Works by Susan Solomon & Kimberly Tschida Petters
On display May 3 – May 27, 2022.
About the Exhibition
This collaborative show focuses on the art and works of two very different landscape artists. Although their work is distinct, their subjects and inspirations both have deep roots in the Midwest.
Landscapes are a classic subject in the art world, and these artists made it their own with distinct styles. Modern, simplified shapes contrast beautifully with more literal representations of prairies, storms, and vast horizons.
This exhibition was made possible by a grant from the Hanson Family Foundation.
About the Artists
Susan Solomon is a freelance painter based in the Twin Cities. Originally from Las Vegas, she was influenced by the bright sunsets to create bold colors in her work. She got a formal art education from the Pennsylvania Academy of the Arts, and she continued to become a longtime resident of Minnesota and appreciate the beautiful Midwest landscapes.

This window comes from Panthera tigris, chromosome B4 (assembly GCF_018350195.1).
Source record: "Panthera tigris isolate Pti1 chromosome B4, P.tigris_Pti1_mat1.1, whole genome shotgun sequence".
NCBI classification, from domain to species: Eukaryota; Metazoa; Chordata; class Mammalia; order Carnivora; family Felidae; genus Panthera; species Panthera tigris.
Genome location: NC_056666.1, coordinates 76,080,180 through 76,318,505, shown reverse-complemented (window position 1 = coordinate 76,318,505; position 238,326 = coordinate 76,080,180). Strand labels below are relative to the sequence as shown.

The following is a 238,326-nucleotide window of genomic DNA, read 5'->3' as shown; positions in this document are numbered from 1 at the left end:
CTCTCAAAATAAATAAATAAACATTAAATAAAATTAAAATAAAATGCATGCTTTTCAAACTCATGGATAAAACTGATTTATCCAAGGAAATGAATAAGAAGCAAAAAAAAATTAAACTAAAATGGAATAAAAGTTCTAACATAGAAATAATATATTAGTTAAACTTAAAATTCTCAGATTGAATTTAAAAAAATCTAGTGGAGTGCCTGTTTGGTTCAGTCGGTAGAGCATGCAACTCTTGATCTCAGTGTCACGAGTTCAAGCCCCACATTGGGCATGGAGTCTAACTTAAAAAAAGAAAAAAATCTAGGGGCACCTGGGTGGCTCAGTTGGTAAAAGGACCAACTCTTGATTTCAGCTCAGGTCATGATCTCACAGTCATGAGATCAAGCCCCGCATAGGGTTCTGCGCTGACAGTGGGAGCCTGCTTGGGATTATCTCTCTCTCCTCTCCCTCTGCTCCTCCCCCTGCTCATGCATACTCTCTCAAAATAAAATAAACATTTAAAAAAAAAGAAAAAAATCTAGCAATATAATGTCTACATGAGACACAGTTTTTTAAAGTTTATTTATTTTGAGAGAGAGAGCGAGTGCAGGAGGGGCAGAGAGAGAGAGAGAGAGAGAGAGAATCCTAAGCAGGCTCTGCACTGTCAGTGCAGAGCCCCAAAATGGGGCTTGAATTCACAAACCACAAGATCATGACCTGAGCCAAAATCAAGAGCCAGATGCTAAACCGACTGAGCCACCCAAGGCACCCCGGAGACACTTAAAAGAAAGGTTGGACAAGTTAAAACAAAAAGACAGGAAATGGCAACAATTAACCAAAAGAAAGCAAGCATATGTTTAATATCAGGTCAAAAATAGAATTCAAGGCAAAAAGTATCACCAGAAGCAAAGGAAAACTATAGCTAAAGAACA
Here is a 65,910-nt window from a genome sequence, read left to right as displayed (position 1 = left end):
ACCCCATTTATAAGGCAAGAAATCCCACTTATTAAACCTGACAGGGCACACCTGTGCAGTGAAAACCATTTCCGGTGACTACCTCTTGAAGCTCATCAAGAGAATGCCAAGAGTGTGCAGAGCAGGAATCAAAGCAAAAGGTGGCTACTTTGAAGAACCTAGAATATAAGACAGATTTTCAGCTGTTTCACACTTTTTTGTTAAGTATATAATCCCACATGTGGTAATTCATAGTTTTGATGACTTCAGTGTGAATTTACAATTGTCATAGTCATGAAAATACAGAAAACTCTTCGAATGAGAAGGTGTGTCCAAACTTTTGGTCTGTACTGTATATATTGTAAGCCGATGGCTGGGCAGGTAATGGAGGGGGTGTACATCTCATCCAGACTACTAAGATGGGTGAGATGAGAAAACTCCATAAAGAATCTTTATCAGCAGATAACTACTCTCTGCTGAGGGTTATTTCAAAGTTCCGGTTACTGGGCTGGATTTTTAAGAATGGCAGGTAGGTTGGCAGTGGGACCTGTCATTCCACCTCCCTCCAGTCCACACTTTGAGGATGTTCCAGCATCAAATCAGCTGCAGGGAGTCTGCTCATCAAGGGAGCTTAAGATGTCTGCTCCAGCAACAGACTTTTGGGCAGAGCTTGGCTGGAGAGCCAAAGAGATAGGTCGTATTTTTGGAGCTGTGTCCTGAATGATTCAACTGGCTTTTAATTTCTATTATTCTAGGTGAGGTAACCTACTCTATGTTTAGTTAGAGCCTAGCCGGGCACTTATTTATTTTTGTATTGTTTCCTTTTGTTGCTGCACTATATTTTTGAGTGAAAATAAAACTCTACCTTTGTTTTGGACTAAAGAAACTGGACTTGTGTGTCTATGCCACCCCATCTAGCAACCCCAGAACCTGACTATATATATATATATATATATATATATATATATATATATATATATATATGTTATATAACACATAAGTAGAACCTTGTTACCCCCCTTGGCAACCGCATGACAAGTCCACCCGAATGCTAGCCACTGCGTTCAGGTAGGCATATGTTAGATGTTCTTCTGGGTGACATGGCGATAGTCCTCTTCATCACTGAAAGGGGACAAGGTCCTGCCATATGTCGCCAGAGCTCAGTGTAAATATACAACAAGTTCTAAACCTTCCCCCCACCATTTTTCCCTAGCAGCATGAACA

Her paintings emphasize the light in darkness often through landscapes, skies, prairies, fields and more. The Midwest changes dramatically over the seasons and between bright skies and storms. Although the weather is temporary, Solomon’s scenes leave a lasting impression in the memory the way a rain leaves a lasting impact on the soil. However, she also feels that “Literature is its own landscape and an endless source of inspiration”. This belief has encouraged her to collaborate with various writers to paint the feelings their stories evoke.
Kimberly Tschida Petters
Kimberly Tschida Petters is a contemporary landscape painter. With a background in Painting and Photography from the University of Minnesota, Petters work is influenced by the landscapes of the Midwest. You can see her work in galleries and shows across Minnesota and Wisconsin and private collections all over the United States.
Her work focuses on the vastness and calmness of driving in the Midwest while also portraying the mystery and quiet beauty of rural landscapes. These images are ingrained in her memory. She takes simple shapes and forms to create these memories so prevalent to those who have ever enjoyed a ride through the Midwest.